The best part of this is that you don't need to know all the different regulations involved in the many classes of mail. All you need to do is use the services of someone who does. Always consult with your mailing professional before you begin designing a direct mail campaign. This will prevent mistakes that will cost you money later when it is too late to change things.
Okay, what are some of the factors that determine if your mailing will qualify for the deepest discounts available? Here is a partial list:
The least expensive way to go, but should be limited to one simply stated offer. There is a maximum size and maximum thickness. There are also printing design requirements. If you meet these requirements, postage will range from 0.14Â¢ to 0.16Â¢ per piece.
This means no envelope. In addition to size, thickness, and design, we now add such things as aspect ratio, fold position, single or double wafer seals, which must be positioned properly, etc. The rate for such properly qualified pieces range from 13.6Â¢-18.3Â¢ per piece.
My personal favorite. They are too large to qualify for standard postcard rate, but they compensate for it in increased visibility. If properly designed, they are read more by your prospects more often than any other format. The same qualifying factors apply as for regular postcards, with a 13.6Â¢-18.3Â¢ rate per piece.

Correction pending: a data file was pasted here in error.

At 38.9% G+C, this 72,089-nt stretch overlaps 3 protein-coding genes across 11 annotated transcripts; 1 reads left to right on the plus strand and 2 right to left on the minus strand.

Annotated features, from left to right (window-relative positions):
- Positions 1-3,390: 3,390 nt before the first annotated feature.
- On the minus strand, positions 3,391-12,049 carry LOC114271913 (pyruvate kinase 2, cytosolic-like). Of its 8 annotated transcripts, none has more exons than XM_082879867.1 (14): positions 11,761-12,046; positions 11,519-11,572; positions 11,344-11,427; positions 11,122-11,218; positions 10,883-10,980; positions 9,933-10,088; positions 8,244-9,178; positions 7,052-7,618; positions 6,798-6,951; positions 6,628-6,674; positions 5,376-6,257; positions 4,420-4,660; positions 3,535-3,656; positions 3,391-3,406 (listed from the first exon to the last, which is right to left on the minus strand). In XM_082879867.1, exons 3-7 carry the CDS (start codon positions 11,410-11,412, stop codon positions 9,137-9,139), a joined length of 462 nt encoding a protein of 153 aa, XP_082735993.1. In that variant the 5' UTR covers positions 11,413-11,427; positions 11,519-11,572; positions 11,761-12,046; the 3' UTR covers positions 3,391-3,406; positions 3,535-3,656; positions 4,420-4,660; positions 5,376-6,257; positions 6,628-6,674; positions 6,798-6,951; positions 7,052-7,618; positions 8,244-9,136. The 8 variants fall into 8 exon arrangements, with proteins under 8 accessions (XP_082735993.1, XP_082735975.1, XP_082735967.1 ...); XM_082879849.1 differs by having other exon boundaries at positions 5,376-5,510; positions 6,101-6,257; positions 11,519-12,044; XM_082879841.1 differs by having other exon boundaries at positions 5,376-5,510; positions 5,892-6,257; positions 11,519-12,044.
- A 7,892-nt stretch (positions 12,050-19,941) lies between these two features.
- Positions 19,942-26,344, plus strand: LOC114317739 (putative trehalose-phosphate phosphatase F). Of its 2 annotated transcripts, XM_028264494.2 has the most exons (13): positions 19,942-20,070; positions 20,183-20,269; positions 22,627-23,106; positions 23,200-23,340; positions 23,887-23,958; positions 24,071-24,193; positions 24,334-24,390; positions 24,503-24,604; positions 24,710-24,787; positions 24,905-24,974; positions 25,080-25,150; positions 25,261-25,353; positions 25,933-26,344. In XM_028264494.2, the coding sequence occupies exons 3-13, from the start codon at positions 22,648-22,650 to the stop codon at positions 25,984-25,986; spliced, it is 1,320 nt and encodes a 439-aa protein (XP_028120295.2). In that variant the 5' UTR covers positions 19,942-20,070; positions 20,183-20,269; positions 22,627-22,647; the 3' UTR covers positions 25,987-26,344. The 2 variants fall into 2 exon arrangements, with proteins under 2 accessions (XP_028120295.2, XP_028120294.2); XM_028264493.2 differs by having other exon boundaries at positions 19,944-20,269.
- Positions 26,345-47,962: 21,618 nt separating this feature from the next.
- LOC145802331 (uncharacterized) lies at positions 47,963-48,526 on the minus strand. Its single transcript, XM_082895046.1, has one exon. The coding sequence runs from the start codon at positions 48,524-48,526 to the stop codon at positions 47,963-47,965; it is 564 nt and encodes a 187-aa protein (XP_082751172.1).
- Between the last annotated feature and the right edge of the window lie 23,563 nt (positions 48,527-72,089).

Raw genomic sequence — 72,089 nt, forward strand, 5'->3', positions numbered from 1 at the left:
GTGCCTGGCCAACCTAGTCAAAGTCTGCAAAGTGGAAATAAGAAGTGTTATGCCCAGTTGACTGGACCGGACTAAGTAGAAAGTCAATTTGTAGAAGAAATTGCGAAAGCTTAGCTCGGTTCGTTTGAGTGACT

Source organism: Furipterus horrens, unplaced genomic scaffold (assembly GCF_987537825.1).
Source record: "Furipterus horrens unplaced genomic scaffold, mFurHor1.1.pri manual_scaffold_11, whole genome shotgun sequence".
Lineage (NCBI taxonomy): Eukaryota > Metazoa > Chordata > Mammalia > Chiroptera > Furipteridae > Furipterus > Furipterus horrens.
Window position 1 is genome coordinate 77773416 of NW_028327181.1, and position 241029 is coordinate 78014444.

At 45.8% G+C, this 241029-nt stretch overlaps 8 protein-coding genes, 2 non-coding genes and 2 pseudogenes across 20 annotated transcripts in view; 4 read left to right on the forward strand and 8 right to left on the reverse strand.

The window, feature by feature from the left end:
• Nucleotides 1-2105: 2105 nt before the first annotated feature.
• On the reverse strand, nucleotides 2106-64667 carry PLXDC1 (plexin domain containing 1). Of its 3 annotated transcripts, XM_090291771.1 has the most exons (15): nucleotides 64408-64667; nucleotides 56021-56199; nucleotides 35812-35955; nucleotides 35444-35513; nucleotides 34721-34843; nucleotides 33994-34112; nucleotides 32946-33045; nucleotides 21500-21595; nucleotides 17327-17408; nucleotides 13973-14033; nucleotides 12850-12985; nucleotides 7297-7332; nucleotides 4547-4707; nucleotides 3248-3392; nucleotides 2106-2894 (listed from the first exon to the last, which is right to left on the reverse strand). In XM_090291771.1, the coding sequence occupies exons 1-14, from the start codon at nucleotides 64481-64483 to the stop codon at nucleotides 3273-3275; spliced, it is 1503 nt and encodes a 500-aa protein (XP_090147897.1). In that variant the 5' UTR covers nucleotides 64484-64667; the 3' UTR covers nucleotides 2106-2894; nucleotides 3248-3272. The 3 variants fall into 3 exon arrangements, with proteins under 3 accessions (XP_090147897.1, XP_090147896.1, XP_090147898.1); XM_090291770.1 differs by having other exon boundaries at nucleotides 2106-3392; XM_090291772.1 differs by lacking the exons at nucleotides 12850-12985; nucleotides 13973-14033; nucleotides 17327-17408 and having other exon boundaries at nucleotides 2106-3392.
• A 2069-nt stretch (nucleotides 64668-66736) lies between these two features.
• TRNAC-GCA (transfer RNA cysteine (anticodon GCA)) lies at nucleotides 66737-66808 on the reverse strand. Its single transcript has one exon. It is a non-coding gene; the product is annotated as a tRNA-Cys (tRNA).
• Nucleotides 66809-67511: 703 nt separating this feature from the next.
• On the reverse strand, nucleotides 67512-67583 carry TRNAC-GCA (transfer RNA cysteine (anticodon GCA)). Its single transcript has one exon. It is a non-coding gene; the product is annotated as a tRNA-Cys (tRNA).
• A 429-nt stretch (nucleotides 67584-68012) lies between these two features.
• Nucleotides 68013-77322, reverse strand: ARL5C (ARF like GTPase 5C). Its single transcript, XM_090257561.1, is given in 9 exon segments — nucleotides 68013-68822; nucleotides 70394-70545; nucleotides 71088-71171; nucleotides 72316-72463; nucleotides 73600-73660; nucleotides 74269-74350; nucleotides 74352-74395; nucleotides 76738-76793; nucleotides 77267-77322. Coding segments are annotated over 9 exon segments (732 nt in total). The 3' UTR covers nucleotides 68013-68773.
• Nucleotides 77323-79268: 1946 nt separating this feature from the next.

Use them if you need to enclose more than one piece, such as a flyer and a return card, brochure or coupon, or multiple flyers. This will justify the additional costs involved in printing, stuffing, and sealing. The other major advantage of using envelopes is that the rate per piece is the same up to 3.3 ounces at 13.6Â¢-18.3Â¢ per piece. If your mailing is more than one ounce, this is extremely important.
Okay, now that you know about how to mail for less, let's talk about why you should be doing mailings at all. You are in the business of providing mortgages to homebuyers. You have set up a wonderful office full of bright, energetic people to help your clients find the right product for them, and to ensure the prompt handling of all paperwork involved. You also have talented salespeople prepared to go out in the field and bring in the deals. Sure, you have some good referral sources and word-of-mouth recommendations from your satisfied clientele. Is that enough? Not if you want to grow and prosper. Direct mail is one of the most effective ways of generating leads for your business. Letting people know you are there, and are prepared to serve their needs, can add to bottom line, yet less than 20% of all businesses use this cost-effective method of prospecting. Mailings, possibly followed up with telemarketing, can make your name the first thing people think of when they see a friend, neighbor, or relative in need of a mortgage.
You can improve your business by using direct mail for a lot less than you may think. Keep in mind that the United States Post Office doesn't offer many gifts, so take advantage of the ones it does by getting the most for your marketing dollar. Make sure you mail goes out Automated!
Arthur Kaplan is President of A to Z Printing and Mailing. For more information, call (877) 800-PRINT, fax to (516) 799-3061, or E-mail [email protected]